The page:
Tim Dadswell was born in Bournemouth, Dorset, growing up in nearby Christchurch. He gained a BA in English Literature from Aberystwyth University in 1984. For thirty years, he worked in a variety of civil service posts in London before moving to Norfolk.
After he retired, encouraged by friends with whom he had corresponded, he took some writing courses and picked up his pen. He was a runner-up in a Writers’ Forum flash fiction competition in 2015 and won he second prize in a Brilliant Flash Fiction contest in 2016. He has had other stories published in and by Ink, Sweat and Tears, The Literary Hatchet, and Cocktails with Miss Austen. He is working towards his debut short fiction collection.
Q: If you could travel in the past, which one of the great writers would you like to meet and why?
A: Herman Melville. Not only did he write Moby Dick, but Billy Budd, Sailor and Bartleby the Scrivener, both of which I read when I was a teenager and have stayed with me ever since. As he was unrecognised and forgotten in later years, I would surprise him with modern editions of his books and the Gregory Peck film adaptation of his greatest.
Q: Do you have a lucky writing talisman? If so, what is it?
A: My Kate Bush CDs. Her early albums, written when she was a teenager, are amazing and inspiring. Listening to her later albums while editing helped me get my first story published, so why change my routine now?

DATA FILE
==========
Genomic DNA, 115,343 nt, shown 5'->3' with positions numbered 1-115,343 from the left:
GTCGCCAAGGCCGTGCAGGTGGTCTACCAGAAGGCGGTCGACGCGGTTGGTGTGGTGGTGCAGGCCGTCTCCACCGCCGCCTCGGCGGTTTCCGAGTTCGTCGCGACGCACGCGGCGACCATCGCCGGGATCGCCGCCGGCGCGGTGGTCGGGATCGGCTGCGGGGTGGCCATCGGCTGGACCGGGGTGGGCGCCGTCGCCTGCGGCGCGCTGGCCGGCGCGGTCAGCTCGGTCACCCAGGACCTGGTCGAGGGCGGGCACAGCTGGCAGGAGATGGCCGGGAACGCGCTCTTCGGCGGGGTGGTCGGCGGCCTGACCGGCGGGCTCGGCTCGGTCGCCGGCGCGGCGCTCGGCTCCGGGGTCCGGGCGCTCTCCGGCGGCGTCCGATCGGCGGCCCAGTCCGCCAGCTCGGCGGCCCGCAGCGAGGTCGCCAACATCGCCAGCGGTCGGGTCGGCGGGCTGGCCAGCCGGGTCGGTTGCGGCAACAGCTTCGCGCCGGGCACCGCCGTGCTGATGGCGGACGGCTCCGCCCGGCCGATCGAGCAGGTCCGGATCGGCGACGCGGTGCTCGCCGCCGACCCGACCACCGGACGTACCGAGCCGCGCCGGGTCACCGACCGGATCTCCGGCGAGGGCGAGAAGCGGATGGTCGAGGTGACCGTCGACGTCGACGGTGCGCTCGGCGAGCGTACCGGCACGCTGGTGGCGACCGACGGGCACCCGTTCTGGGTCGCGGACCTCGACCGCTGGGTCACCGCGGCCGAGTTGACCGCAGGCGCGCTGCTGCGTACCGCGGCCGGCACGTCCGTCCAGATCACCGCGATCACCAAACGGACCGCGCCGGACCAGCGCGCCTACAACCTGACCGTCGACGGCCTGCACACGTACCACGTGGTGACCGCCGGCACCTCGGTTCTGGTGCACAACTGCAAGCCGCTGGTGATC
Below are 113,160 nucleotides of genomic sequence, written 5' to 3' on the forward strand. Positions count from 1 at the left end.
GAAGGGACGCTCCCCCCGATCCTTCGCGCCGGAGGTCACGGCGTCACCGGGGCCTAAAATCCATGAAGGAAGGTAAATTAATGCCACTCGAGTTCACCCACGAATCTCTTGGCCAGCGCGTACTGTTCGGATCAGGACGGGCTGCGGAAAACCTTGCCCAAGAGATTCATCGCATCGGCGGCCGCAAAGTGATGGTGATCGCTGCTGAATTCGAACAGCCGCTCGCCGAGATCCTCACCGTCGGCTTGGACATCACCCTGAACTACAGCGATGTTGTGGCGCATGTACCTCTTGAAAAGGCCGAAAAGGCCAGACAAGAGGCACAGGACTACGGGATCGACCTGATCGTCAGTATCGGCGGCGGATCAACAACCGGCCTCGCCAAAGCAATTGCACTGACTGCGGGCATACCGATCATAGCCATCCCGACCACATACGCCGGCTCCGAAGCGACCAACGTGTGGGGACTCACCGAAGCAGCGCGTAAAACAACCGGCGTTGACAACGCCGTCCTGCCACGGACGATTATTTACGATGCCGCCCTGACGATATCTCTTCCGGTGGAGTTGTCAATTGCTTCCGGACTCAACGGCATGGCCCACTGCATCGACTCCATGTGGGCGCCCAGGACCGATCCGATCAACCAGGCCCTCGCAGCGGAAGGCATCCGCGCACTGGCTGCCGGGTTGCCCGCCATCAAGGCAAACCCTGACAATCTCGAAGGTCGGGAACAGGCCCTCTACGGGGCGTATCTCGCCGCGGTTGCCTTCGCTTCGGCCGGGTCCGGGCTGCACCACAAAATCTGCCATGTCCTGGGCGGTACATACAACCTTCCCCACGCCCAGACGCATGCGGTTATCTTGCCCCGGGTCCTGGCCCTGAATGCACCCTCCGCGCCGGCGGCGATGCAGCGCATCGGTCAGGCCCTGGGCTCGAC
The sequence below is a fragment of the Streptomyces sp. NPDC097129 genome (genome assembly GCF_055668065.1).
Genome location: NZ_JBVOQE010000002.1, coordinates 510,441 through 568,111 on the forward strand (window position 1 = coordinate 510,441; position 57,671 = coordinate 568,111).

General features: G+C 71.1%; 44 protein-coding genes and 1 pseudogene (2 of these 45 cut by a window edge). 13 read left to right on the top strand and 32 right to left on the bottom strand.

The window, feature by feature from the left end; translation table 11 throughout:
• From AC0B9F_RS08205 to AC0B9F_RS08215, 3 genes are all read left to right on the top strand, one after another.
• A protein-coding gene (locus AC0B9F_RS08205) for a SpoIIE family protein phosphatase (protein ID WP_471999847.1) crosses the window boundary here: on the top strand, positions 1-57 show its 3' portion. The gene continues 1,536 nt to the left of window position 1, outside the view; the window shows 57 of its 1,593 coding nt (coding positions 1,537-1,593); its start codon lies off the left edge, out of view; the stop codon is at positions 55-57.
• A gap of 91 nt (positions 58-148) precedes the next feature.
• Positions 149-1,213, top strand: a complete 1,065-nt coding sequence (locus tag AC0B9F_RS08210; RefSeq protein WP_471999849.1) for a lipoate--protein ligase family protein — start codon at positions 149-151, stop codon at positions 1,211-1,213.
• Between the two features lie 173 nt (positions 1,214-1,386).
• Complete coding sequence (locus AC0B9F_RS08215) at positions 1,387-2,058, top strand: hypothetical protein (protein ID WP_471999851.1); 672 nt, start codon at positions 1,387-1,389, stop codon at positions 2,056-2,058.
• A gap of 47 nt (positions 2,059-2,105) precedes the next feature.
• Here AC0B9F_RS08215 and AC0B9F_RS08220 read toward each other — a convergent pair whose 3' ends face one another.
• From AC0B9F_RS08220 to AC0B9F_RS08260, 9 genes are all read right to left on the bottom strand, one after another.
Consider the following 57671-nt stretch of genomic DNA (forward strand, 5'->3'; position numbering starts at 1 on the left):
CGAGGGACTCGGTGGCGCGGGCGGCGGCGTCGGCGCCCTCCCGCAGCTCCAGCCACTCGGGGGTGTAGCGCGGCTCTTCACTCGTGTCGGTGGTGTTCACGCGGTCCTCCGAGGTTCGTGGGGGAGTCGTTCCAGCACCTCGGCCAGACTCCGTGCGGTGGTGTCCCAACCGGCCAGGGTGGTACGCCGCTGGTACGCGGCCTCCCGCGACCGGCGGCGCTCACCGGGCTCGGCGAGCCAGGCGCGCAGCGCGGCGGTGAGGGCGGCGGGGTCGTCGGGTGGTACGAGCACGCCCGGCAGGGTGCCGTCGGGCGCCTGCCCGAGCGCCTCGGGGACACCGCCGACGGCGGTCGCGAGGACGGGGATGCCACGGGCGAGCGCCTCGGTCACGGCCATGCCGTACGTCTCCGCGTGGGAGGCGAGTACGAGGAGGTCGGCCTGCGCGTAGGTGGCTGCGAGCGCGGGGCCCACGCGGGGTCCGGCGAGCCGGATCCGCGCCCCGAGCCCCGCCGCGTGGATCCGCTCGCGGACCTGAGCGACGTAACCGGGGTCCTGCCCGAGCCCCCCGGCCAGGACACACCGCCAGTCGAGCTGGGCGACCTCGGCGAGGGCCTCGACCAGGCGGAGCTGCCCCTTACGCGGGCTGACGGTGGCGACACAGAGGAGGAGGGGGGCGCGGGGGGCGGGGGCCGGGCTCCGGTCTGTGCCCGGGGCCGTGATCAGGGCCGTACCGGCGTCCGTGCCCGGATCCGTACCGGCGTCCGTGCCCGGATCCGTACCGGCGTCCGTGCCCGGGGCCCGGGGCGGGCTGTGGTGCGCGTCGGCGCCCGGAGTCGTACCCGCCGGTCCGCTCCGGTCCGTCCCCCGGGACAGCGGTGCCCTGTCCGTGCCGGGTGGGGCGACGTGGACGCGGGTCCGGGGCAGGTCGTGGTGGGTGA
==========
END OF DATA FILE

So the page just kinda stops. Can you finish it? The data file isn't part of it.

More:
Q: What superpower would you like to have and why?
A: I believe the ability to write is a superpower. All superpowers need to be practiced. If you do that enough, you will blaze across the sky like a rocket (though remember to keep pets indoors).
Hi Leo, Damian insisted on having his Blanche DuBois moment, on a streetcar named ‘crowded’, which brought on one of his nosebleeds. I’m typing this in a café, while he stems the flow with an ice pack provided by an attentive barista. On our travels, I’ve gathered lots of ideas for the next Pride festival. …
In the country town where she had lived all her life, Connie’s only route to her sister’s flat was along Wash House Terrace, past the home of her former school-friend, Elsie Diggle. Once, during a heatwave, she had removed her shoes, to creep past unnoticed, but that was impossible on this damp November day. Coming …